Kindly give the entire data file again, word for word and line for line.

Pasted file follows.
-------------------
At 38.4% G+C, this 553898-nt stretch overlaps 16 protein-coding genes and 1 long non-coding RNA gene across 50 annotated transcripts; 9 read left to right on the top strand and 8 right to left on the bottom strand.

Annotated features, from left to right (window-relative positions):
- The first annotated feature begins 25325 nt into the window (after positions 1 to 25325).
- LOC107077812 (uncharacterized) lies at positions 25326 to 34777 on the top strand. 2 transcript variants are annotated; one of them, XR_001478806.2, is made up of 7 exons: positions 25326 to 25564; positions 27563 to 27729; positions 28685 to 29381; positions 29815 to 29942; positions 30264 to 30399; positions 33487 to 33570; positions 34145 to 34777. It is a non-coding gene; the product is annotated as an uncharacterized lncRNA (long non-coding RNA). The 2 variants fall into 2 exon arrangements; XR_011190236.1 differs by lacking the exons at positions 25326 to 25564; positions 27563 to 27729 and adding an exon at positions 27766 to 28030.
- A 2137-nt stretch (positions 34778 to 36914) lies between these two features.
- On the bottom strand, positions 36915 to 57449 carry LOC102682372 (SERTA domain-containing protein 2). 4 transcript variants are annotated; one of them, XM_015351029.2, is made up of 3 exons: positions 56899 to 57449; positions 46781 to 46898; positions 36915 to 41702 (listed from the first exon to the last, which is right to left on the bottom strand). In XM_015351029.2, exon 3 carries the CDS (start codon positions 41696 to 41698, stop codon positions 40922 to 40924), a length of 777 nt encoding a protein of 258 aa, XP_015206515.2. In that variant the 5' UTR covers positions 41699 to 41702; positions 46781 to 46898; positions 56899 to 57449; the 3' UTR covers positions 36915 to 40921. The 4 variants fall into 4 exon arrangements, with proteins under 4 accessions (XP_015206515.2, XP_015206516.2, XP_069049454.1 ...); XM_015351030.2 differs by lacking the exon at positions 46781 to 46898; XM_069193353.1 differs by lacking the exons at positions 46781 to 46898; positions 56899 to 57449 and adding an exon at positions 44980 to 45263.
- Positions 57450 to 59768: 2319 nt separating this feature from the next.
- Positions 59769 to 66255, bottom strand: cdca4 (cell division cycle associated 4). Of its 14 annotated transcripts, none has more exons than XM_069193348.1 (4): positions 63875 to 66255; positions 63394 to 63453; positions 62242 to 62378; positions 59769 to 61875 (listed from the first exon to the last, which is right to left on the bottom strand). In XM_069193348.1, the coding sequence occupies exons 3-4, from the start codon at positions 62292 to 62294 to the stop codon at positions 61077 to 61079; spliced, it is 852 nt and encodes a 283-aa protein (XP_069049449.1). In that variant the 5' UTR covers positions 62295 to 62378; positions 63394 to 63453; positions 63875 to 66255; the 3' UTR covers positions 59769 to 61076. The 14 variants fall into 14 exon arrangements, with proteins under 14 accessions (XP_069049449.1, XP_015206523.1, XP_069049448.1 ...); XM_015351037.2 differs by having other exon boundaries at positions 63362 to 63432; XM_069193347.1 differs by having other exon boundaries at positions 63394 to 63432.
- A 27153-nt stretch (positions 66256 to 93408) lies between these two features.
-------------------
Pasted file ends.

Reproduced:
At 38.4% G+C, this 553898-nt stretch overlaps 16 protein-coding genes and 1 long non-coding RNA gene across 50 annotated transcripts; 9 read left to right on the top strand and 8 right to left on the bottom strand.

Annotated features, from left to right (window-relative positions):
- The first annotated feature begins 25325 nt into the window (after positions 1 to 25325).
- LOC107077812 (uncharacterized) lies at positions 25326 to 34777 on the top strand. 2 transcript variants are annotated; one of them, XR_001478806.2, is made up of 7 exons: positions 25326 to 25564; positions 27563 to 27729; positions 28685 to 29381; positions 29815 to 29942; positions 30264 to 30399; positions 33487 to 33570; positions 34145 to 34777. It is a non-coding gene; the product is annotated as an uncharacterized lncRNA (long non-coding RNA). The 2 variants fall into 2 exon arrangements; XR_011190236.1 differs by lacking the exons at positions 25326 to 25564; positions 27563 to 27729 and adding an exon at positions 27766 to 28030.
- A 2137-nt stretch (positions 34778 to 36914) lies between these two features.
- On the bottom strand, positions 36915 to 57449 carry LOC102682372 (SERTA domain-containing protein 2). 4 transcript variants are annotated; one of them, XM_015351029.2, is made up of 3 exons: positions 56899 to 57449; positions 46781 to 46898; positions 36915 to 41702 (listed from the first exon to the last, which is right to left on the bottom strand). In XM_015351029.2, exon 3 carries the CDS (start codon positions 41696 to 41698, stop codon positions 40922 to 40924), a length of 777 nt encoding a protein of 258 aa, XP_015206515.2. In that variant the 5' UTR covers positions 41699 to 41702; positions 46781 to 46898; positions 56899 to 57449; the 3' UTR covers positions 36915 to 40921. The 4 variants fall into 4 exon arrangements, with proteins under 4 accessions (XP_015206515.2, XP_015206516.2, XP_069049454.1 ...); XM_015351030.2 differs by lacking the exon at positions 46781 to 46898; XM_069193353.1 differs by lacking the exons at positions 46781 to 46898; positions 56899 to 57449 and adding an exon at positions 44980 to 45263.
- Positions 57450 to 59768: 2319 nt separating this feature from the next.
- Positions 59769 to 66255, bottom strand: cdca4 (cell division cycle associated 4). Of its 14 annotated transcripts, none has more exons than XM_069193348.1 (4): positions 63875 to 66255; positions 63394 to 63453; positions 62242 to 62378; positions 59769 to 61875 (listed from the first exon to the last, which is right to left on the bottom strand). In XM_069193348.1, the coding sequence occupies exons 3-4, from the start codon at positions 62292 to 62294 to the stop codon at positions 61077 to 61079; spliced, it is 852 nt and encodes a 283-aa protein (XP_069049449.1). In that variant the 5' UTR covers positions 62295 to 62378; positions 63394 to 63453; positions 63875 to 66255; the 3' UTR covers positions 59769 to 61076. The 14 variants fall into 14 exon arrangements, with proteins under 14 accessions (XP_069049449.1, XP_015206523.1, XP_069049448.1 ...); XM_015351037.2 differs by having other exon boundaries at positions 63362 to 63432; XM_069193347.1 differs by having other exon boundaries at positions 63394 to 63432.
- A 27153-nt stretch (positions 66256 to 93408) lies between these two features.